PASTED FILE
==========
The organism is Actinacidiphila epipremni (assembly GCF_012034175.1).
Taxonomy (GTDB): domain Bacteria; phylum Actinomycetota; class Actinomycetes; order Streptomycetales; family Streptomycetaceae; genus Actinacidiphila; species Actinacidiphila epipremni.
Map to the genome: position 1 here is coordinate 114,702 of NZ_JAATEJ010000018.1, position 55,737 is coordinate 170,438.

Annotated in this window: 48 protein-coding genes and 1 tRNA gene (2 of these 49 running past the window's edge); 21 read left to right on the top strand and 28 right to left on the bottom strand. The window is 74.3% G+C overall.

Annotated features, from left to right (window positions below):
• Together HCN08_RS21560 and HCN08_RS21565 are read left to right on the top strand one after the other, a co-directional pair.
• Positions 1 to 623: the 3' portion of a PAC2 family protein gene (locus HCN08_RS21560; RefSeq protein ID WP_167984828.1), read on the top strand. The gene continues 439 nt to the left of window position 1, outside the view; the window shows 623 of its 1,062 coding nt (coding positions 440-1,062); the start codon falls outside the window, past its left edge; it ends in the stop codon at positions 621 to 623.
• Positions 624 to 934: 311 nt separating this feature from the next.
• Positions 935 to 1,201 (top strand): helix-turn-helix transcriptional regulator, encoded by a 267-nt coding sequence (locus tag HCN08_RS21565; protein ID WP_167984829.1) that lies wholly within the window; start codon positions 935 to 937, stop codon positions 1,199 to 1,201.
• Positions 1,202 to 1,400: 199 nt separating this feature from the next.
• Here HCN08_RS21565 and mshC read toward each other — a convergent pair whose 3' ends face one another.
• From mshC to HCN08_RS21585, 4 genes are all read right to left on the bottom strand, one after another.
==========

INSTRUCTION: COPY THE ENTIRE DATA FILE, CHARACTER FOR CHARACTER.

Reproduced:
The organism is Actinacidiphila epipremni (assembly GCF_012034175.1).
Taxonomy (GTDB): domain Bacteria; phylum Actinomycetota; class Actinomycetes; order Streptomycetales; family Streptomycetaceae; genus Actinacidiphila; species Actinacidiphila epipremni.
Map to the genome: position 1 here is coordinate 114,702 of NZ_JAATEJ010000018.1, position 55,737 is coordinate 170,438.

Annotated in this window: 48 protein-coding genes and 1 tRNA gene (2 of these 49 running past the window's edge); 21 read left to right on the top strand and 28 right to left on the bottom strand. The window is 74.3% G+C overall.

Annotated features, from left to right (window positions below):
• Together HCN08_RS21560 and HCN08_RS21565 are read left to right on the top strand one after the other, a co-directional pair.
• Positions 1 to 623: the 3' portion of a PAC2 family protein gene (locus HCN08_RS21560; RefSeq protein ID WP_167984828.1), read on the top strand. The gene continues 439 nt to the left of window position 1, outside the view; the window shows 623 of its 1,062 coding nt (coding positions 440-1,062); the start codon falls outside the window, past its left edge; it ends in the stop codon at positions 621 to 623.
• Positions 624 to 934: 311 nt separating this feature from the next.
• Positions 935 to 1,201 (top strand): helix-turn-helix transcriptional regulator, encoded by a 267-nt coding sequence (locus tag HCN08_RS21565; protein ID WP_167984829.1) that lies wholly within the window; start codon positions 935 to 937, stop codon positions 1,199 to 1,201.
• Positions 1,202 to 1,400: 199 nt separating this feature from the next.
• Here HCN08_RS21565 and mshC read toward each other — a convergent pair whose 3' ends face one another.
• From mshC to HCN08_RS21585, 4 genes are all read right to left on the bottom strand, one after another.